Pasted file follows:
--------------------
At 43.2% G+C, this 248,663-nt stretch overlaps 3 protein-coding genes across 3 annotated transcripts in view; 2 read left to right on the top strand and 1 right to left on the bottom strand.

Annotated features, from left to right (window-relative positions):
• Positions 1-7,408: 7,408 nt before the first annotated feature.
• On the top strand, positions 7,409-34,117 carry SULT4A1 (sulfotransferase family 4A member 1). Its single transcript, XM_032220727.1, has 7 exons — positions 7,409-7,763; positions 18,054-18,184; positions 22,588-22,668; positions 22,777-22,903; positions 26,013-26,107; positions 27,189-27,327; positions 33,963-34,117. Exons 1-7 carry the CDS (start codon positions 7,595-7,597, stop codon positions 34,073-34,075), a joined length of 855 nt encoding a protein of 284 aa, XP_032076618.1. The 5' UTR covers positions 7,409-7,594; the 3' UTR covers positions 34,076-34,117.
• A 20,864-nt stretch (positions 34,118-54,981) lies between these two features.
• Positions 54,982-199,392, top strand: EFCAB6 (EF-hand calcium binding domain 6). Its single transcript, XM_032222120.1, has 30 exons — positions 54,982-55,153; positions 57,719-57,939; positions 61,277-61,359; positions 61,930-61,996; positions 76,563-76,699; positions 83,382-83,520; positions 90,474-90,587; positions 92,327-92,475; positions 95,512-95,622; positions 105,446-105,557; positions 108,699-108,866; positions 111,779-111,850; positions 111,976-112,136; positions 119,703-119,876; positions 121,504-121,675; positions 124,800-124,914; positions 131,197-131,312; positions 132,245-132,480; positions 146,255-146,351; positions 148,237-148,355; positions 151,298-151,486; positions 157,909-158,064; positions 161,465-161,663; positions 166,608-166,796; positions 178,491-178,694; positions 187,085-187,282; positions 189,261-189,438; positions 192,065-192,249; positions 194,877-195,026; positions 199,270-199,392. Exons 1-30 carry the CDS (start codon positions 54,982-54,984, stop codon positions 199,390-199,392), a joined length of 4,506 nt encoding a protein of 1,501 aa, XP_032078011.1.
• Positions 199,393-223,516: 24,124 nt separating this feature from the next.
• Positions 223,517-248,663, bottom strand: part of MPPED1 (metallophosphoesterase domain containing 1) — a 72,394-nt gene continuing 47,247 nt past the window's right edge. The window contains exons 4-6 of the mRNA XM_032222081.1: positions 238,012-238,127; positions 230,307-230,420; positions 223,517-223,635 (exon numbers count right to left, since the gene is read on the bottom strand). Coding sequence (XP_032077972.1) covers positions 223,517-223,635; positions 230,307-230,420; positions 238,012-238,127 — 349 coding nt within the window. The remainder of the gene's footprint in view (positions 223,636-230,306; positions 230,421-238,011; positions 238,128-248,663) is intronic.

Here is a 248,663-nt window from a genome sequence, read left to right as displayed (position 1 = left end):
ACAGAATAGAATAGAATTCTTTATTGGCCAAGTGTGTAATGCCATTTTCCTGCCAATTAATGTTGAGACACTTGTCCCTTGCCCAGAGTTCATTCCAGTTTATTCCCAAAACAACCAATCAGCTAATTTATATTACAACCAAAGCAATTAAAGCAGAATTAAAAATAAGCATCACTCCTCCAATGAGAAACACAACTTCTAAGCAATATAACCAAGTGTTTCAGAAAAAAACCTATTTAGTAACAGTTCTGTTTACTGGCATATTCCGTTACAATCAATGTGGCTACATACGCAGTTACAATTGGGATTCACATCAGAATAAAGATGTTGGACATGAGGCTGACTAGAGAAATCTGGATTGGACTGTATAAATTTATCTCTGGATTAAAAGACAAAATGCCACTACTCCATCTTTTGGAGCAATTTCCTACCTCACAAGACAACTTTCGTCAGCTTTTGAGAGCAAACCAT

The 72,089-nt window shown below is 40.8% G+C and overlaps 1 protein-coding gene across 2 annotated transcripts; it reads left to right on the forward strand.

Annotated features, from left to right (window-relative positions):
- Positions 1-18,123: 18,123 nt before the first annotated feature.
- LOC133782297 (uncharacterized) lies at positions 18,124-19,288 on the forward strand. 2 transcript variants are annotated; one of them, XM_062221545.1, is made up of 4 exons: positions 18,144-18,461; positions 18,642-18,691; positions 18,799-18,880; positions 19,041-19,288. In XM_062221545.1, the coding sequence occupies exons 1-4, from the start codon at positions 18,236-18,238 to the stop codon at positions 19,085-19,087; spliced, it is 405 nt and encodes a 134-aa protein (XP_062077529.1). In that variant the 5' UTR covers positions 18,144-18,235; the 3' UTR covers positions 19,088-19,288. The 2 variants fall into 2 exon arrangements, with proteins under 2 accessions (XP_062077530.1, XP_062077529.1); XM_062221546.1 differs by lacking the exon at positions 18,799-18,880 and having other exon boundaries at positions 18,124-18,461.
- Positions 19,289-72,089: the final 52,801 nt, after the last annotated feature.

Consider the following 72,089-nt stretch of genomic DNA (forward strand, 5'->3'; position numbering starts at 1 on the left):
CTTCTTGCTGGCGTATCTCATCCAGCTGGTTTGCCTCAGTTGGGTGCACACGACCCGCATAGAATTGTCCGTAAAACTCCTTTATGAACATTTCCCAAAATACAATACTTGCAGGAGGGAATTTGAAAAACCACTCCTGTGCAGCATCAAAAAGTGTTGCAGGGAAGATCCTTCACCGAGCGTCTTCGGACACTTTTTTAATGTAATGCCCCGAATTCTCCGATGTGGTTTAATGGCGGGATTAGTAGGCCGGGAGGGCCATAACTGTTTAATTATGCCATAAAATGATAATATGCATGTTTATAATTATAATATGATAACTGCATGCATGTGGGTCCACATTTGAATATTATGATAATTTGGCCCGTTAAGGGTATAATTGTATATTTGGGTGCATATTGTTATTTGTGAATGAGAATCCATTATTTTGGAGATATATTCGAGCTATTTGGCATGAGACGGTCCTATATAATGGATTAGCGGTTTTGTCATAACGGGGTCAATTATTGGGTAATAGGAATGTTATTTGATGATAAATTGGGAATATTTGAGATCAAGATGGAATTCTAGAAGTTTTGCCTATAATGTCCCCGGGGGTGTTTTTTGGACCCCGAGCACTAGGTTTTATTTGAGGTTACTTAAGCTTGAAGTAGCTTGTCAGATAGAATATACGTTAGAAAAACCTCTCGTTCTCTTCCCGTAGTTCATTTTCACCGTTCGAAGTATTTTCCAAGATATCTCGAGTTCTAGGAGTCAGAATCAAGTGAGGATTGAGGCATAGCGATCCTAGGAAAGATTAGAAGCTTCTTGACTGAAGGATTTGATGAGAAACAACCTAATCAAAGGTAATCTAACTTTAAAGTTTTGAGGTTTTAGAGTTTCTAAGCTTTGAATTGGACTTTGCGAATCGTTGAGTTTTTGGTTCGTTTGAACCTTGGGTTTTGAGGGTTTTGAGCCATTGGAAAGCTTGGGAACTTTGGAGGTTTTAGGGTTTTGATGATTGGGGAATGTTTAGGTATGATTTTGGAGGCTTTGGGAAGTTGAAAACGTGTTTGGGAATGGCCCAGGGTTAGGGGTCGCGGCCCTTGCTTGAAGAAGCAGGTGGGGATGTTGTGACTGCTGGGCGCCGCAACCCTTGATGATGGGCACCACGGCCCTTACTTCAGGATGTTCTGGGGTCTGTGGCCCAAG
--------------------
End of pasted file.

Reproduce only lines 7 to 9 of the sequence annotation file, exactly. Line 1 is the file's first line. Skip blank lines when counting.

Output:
• Positions 199,393-223,516: 24,124 nt separating this feature from the next.
• Positions 223,517-248,663, bottom strand: part of MPPED1 (metallophosphoesterase domain containing 1) — a 72,394-nt gene continuing 47,247 nt past the window's right edge. The window contains exons 4-6 of the mRNA XM_032222081.1: positions 238,012-238,127; positions 230,307-230,420; positions 223,517-223,635 (exon numbers count right to left, since the gene is read on the bottom strand). Coding sequence (XP_032077972.1) covers positions 223,517-223,635; positions 230,307-230,420; positions 238,012-238,127 — 349 coding nt within the window. The remainder of the gene's footprint in view (positions 223,636-230,306; positions 230,421-238,011; positions 238,128-248,663) is intronic.

Here is a 248,663-nt window from a genome sequence, read left to right as displayed (position 1 = left end):